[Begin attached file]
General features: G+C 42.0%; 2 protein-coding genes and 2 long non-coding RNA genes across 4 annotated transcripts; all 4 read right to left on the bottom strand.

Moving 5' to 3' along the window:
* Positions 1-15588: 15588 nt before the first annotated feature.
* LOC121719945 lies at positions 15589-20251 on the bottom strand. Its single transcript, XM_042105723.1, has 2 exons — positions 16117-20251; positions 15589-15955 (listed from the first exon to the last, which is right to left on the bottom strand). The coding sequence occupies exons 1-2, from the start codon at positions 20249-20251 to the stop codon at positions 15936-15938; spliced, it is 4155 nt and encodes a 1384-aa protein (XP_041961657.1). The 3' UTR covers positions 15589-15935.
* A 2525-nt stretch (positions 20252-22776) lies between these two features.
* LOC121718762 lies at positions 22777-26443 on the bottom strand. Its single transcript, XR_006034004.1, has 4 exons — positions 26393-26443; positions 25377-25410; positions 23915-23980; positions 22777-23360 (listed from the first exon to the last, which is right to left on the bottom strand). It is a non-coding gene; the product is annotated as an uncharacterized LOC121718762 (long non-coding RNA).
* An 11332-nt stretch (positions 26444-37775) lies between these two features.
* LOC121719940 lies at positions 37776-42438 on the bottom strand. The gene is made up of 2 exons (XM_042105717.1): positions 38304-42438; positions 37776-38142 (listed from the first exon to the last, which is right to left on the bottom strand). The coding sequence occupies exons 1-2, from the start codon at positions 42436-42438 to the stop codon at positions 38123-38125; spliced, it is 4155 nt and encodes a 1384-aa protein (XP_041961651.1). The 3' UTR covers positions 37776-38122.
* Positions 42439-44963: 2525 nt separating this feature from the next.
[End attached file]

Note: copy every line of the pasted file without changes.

General features: G+C 42.0%; 2 protein-coding genes and 2 long non-coding RNA genes across 4 annotated transcripts; all 4 read right to left on the bottom strand.

Moving 5' to 3' along the window:
* Positions 1-15588: 15588 nt before the first annotated feature.
* LOC121719945 lies at positions 15589-20251 on the bottom strand. Its single transcript, XM_042105723.1, has 2 exons — positions 16117-20251; positions 15589-15955 (listed from the first exon to the last, which is right to left on the bottom strand). The coding sequence occupies exons 1-2, from the start codon at positions 20249-20251 to the stop codon at positions 15936-15938; spliced, it is 4155 nt and encodes a 1384-aa protein (XP_041961657.1). The 3' UTR covers positions 15589-15935.
* A 2525-nt stretch (positions 20252-22776) lies between these two features.
* LOC121718762 lies at positions 22777-26443 on the bottom strand. Its single transcript, XR_006034004.1, has 4 exons — positions 26393-26443; positions 25377-25410; positions 23915-23980; positions 22777-23360 (listed from the first exon to the last, which is right to left on the bottom strand). It is a non-coding gene; the product is annotated as an uncharacterized LOC121718762 (long non-coding RNA).
* An 11332-nt stretch (positions 26444-37775) lies between these two features.
* LOC121719940 lies at positions 37776-42438 on the bottom strand. The gene is made up of 2 exons (XM_042105717.1): positions 38304-42438; positions 37776-38142 (listed from the first exon to the last, which is right to left on the bottom strand). The coding sequence occupies exons 1-2, from the start codon at positions 42436-42438 to the stop codon at positions 38123-38125; spliced, it is 4155 nt and encodes a 1384-aa protein (XP_041961651.1). The 3' UTR covers positions 37776-38122.
* Positions 42439-44963: 2525 nt separating this feature from the next.